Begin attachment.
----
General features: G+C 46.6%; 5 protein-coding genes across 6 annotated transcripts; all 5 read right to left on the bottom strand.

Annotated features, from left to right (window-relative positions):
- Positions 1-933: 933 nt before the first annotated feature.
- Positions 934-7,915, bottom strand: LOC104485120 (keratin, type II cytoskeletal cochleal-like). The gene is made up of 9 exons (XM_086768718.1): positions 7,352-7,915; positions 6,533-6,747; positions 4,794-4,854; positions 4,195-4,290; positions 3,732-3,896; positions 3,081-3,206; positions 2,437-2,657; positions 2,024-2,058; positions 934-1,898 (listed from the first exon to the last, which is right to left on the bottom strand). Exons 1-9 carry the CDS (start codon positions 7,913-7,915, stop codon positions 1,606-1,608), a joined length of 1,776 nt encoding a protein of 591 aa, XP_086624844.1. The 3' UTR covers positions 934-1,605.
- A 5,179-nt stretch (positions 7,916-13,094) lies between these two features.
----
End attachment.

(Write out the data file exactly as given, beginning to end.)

General features: G+C 46.6%; 5 protein-coding genes across 6 annotated transcripts; all 5 read right to left on the bottom strand.

Annotated features, from left to right (window-relative positions):
- Positions 1-933: 933 nt before the first annotated feature.
- Positions 934-7,915, bottom strand: LOC104485120 (keratin, type II cytoskeletal cochleal-like). The gene is made up of 9 exons (XM_086768718.1): positions 7,352-7,915; positions 6,533-6,747; positions 4,794-4,854; positions 4,195-4,290; positions 3,732-3,896; positions 3,081-3,206; positions 2,437-2,657; positions 2,024-2,058; positions 934-1,898 (listed from the first exon to the last, which is right to left on the bottom strand). Exons 1-9 carry the CDS (start codon positions 7,913-7,915, stop codon positions 1,606-1,608), a joined length of 1,776 nt encoding a protein of 591 aa, XP_086624844.1. The 3' UTR covers positions 934-1,605.
- A 5,179-nt stretch (positions 7,916-13,094) lies between these two features.